Benefits of Teaching Observations: September 2021 Bulletin

Resources to Enhance Teaching and Learning at Clark University

Benefits of Teaching Observations (Colleague Assessment)

Peer feedback is a process that is often used by faculty to help their students assess one another and grow as learners and thinkers. Just like students, faculty also have room for growth in their teaching practices, making peer teaching observation and feedback amongst colleagues an important professional development practice. This bulletin outlines how teaching observations work, the various benefits, and the different ways in which observations with peer feedback can be done.

What is Colleague Assessment?

Colleague assessment is a practice of faculty-to-faculty evaluation of one another’s teaching. Colleague assessment is not a one size fits all model, and varies based on department procedures for faculty review and intended learning goals for students. Colleague Assessment can be formative or summative, although this bulletin focuses on formative practices. Formative colleague assessment helps faculty to focus on student learning. By determining what students have learned and what is unclear, instructors can adjust their pedagogical practices to more effectively to meet students’ learning needs (teaching@Tufts).

Benefits of Colleague Assessment

  • Less pressure/reliance placed on student evaluations —> allows for faculty to experiment with teaching practices that students may not be familiar/comfortable with

  • Greater innovation in teaching can foster in a collaborative environment

  • Helpful for assessor and assessed

  • Engaging in peer faculty review may improve quality of feedback given to students on their work

  • Studies have shown that Student Evaluations of Teaching often advantage certain genders and backgrounds —> colleague assessment provides another perspective on the teaching and learning process, thereby reducing some of this potential bias

Colleague Assessment- Best Practices

  • Welcome different perspectives! Don’t confine evaluators to only senior staff within a department. Some things to consider when picking evaluation team/individuals are: institutional experience, integrity, trust, mentorship, and exceptional knowledge on subject material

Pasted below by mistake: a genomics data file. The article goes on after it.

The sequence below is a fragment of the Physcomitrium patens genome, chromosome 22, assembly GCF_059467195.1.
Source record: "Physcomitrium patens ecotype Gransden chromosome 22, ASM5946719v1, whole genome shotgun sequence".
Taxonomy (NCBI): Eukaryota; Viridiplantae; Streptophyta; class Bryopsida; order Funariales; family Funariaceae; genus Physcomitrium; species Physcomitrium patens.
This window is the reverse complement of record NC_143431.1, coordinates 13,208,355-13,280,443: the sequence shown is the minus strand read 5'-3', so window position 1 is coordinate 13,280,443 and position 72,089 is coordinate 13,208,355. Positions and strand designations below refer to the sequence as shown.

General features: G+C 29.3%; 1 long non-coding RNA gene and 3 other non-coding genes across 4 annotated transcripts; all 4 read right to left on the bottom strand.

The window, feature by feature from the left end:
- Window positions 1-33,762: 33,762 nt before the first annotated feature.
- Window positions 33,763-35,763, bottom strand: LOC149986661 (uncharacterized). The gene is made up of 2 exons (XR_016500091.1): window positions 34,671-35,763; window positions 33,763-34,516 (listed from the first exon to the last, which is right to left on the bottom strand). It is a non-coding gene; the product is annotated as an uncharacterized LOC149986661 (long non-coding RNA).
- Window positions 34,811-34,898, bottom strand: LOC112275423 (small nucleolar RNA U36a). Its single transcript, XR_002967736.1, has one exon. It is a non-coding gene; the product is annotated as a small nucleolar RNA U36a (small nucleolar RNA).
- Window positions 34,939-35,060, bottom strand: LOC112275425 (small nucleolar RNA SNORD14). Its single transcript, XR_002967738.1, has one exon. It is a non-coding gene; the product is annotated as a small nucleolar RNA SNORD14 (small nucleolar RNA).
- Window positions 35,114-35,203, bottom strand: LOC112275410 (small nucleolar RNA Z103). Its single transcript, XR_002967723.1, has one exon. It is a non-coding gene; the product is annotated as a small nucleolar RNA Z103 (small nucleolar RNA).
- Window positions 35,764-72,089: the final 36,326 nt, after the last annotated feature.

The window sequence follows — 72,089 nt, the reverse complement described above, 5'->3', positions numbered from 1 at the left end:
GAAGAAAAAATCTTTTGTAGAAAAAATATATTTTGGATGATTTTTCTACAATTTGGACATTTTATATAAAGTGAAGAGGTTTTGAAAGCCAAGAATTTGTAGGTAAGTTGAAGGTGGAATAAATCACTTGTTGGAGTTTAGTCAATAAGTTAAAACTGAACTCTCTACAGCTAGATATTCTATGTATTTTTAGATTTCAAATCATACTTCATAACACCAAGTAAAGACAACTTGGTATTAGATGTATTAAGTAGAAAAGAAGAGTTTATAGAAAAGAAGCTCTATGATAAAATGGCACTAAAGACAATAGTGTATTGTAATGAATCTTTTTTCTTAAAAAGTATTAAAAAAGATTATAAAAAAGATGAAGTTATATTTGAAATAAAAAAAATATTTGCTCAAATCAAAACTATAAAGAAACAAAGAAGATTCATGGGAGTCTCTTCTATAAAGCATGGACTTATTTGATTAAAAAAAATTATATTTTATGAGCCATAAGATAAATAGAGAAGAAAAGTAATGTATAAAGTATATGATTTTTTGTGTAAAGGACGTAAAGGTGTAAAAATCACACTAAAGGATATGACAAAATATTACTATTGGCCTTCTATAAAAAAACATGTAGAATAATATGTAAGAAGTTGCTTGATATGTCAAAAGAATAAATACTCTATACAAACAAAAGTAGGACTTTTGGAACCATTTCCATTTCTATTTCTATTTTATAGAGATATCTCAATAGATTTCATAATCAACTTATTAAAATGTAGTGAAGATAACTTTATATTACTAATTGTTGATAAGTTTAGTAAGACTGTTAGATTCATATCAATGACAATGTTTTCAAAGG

• Promote and encourage colleague assessment – view it as a learning experience and not something to be feared.

  • Allow for collaboration in assessment: does not have to be highly standardized, can be as formal or informal as needed by the situation

Focus Areas in Colleague Assessment

Methods for Reflection in Learning

Content knowledge

  • Selection of class content worth knowing and appropriate to the course
  • Provided appropriate context and background
  • Mastery of class content
  • Presented divergent viewpoints

Clear and effective class organization

  • Clear statement of learning goals
  • Relationship of lesson to course goals, and past and future lessons
  • Logical sequence
  • Appropriate pace for student understanding

Varied methods for engagement, which may include

  • In-class writing
  • Analysis of quotes, video, artifacts
  • Group discussions
  • Student-led discussions
  • Debates
  • Case studies
  • Learning logs, journals


  • Project voice
  • Clarity of explanation
  • Eye contact
  • Defined difficult terms, concepts, principles
  • Use of examples
  • Varied explanations for difficult material
  • Used humor appropriately

Teacher-Student Interactions

  • Effective questioning
  • Warm and welcoming rapport
  • Use of student names
  • Encouraging of questions and questions
  • Pacing appropriate for student level, activity
  • Concern for individual student needs

Appropriateness of instructional materials

  • Content that matches course goals
  • Content that is rigorous, challenging
  • Content that is appropriate to student experience, knowledge
  • Adequate preparation required
  • Audio/visual materials effective
  • Written assignments

Student engagement

  • Student interest
  • Enthusiasm
  • Participation
  • Student-to-student interaction

Support of departmental/program/school instructional efforts

  • Appropriate content
  • Appropriate pedagogy
  • Appropriate practice
For full list, please visit Vanderbilt Peer Review. Additional resources can be found at Inside Higher Ed- Peer Review  and Formative Peer Review of Teaching


As well as  Fletcher, J.A. (2018). Peer observation of teaching: a practical tool in higher education. Journal of Faculty Development 32 (1), 1-14; Goldberg, L.R., et al. (2010). Peer review: the importance of education for best practice. Journal of College Teaching and Learning, 7 (2), 71-84; Lowder, L., et al. (2017). Peer observation: improvement of teaching effectiveness through class participation at a polytechnic university.Journal of STEM Education, 18 (4), 51-56.


CETL Bulletins are available on the CETL Blog and archived on the CETL Moodle page. Contact Laurie Ross ( to make requests for teaching and learning resources that would be helpful to you!